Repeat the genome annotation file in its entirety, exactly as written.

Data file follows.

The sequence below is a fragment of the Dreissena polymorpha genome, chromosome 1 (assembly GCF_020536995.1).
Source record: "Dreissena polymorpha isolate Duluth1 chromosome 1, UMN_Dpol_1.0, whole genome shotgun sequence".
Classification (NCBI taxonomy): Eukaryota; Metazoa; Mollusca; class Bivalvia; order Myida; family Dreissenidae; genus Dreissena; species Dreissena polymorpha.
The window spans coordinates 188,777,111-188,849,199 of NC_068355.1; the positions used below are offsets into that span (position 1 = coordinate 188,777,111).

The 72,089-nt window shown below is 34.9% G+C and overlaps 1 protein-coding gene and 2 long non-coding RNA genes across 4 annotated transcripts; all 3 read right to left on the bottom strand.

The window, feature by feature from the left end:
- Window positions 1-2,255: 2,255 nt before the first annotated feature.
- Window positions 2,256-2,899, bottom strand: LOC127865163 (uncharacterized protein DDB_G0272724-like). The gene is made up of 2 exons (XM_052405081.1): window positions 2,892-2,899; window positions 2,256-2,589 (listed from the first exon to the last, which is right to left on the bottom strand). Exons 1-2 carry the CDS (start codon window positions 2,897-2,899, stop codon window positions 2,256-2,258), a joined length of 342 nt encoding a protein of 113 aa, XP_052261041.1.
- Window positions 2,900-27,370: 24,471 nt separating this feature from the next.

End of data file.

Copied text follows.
The sequence below is a fragment of the Dreissena polymorpha genome, chromosome 1 (assembly GCF_020536995.1).
Source record: "Dreissena polymorpha isolate Duluth1 chromosome 1, UMN_Dpol_1.0, whole genome shotgun sequence".
Classification (NCBI taxonomy): Eukaryota; Metazoa; Mollusca; class Bivalvia; order Myida; family Dreissenidae; genus Dreissena; species Dreissena polymorpha.
The window spans coordinates 188,777,111-188,849,199 of NC_068355.1; the positions used below are offsets into that span (position 1 = coordinate 188,777,111).

The 72,089-nt window shown below is 34.9% G+C and overlaps 1 protein-coding gene and 2 long non-coding RNA genes across 4 annotated transcripts; all 3 read right to left on the bottom strand.

The window, feature by feature from the left end:
- Window positions 1-2,255: 2,255 nt before the first annotated feature.
- Window positions 2,256-2,899, bottom strand: LOC127865163 (uncharacterized protein DDB_G0272724-like). The gene is made up of 2 exons (XM_052405081.1): window positions 2,892-2,899; window positions 2,256-2,589 (listed from the first exon to the last, which is right to left on the bottom strand). Exons 1-2 carry the CDS (start codon window positions 2,897-2,899, stop codon window positions 2,256-2,258), a joined length of 342 nt encoding a protein of 113 aa, XP_052261041.1.
- Window positions 2,900-27,370: 24,471 nt separating this feature from the next.